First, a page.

A climate emergency declaration, sustainability issues, and the celebration of the police are all on the next agenda of the Brattleboro Selectboard.
There will be a discussion of a Charter Review commission being re-formed, business loans, and talk of public art proposals. Continuing the focus on police, the board will approve a police carport, new fingerprint scanners, and new police vehicles. You can, as always, bring up other items not on the agenda during Public Participation.
Before the Brattleboro Selectboard could get to regular business, they heard from many agitated citizens on issues such as the homeless, flowers, and librarians getting paid less than homeless day work program employees. This was interrupted by a climate emergency protest, adding to the list of grievances.
Eventually the board got tho their scheduled business of updates on the DBA and Project CARE, approving of contracts, a short discussion of childcare at public meetings, and more. It was quite an outpouring of interest in local government, from many angles.
Summer is over (just kidding) and meetings are back in session. At the next regular meeting of the Brattleboro Selectboard, Whetstone Station will request permission from the Brattleboro Selectboard to make noise on Frost Street, the ice rink will be approved for some energy efficiency measures, and the board will consider providing childcare at their meetings.
For the first time in quite a long time, a vendor unable to fulfill a paving contract will be replaced on the project. The board will hear updates on Project CARE and the Downtown Brattleboro Alliance, and more. You can, as always, bring up other items not on the agenda during public participation.
The Brattleboro Selectboard will hold a special meeting on Thursday, July 25, 2019, at 2:00pm in the Selectboard Meeting Room at the Municipal Center. It is anticipated that the Board will enter into executive session at 2:00pm to discuss pending or probable civil litigation or prosecution to which the public body is or may be a party, and then reconvene in public to adjourn. No further business will be discussed.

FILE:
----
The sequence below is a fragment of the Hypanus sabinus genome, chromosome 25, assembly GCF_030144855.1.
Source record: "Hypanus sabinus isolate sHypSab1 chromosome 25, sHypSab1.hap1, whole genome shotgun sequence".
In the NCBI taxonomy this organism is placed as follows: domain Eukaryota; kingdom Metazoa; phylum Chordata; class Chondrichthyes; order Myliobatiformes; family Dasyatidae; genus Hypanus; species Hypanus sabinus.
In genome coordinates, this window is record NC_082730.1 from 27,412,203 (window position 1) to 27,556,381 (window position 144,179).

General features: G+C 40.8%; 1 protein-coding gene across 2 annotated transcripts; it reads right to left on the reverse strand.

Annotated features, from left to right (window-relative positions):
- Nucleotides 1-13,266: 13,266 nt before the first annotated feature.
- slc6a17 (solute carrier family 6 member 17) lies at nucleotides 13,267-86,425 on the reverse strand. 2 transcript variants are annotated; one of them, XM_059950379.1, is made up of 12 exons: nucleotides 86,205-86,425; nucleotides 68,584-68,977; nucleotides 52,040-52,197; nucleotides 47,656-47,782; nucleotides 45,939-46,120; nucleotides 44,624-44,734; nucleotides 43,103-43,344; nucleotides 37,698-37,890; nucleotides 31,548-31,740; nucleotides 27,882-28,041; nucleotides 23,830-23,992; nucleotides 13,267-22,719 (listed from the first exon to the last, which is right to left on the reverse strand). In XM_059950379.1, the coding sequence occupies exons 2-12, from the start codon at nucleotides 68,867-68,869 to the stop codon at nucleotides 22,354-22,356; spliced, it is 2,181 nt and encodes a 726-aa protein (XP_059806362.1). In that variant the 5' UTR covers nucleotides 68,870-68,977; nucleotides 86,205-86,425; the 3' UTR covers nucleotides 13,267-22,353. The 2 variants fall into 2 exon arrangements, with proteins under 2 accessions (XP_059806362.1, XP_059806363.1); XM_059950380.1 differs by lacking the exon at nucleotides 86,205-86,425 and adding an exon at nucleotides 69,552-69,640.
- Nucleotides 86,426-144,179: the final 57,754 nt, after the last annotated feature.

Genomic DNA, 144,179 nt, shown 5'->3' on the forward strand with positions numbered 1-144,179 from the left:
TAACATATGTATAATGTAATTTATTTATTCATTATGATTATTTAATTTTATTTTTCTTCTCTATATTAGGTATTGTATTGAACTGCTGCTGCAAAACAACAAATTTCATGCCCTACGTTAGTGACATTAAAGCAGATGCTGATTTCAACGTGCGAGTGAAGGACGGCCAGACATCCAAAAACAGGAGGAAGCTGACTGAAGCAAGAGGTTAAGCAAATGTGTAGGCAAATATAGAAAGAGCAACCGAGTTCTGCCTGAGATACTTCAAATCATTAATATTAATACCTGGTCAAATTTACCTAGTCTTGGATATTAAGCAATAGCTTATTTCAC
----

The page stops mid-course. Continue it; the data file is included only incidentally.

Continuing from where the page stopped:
You may have read that courts ruled that Trump, using a Twitter account for official, open government purposes, cannot block people based on the views they express. This applies to all public officials, not just Trump. It’s a first amendment issue.
Members of the Selectboard and elected Representative Town Meeting reps should take notice and proceed with caution.
The Brattleboro Selectboard held their only meeting of July. Despite objections from many landlords, the board approved a new rental housing inspection program, and despite numerous statements of support they put off deciding on how best to deal with issues of sustainability.
New tax rates for FY20 were set, a 3-month day work pilot program was funded, Groundworks received $100,000 for housing, and more.
Brattleboro’s new “Work Today” program for day labor will be explained and partially funded at Tuesday’s meeting of the Brattleboro Selectboard. Youth Services is taking the lead on this attempt to employ members of the community that have trouble finding steady work.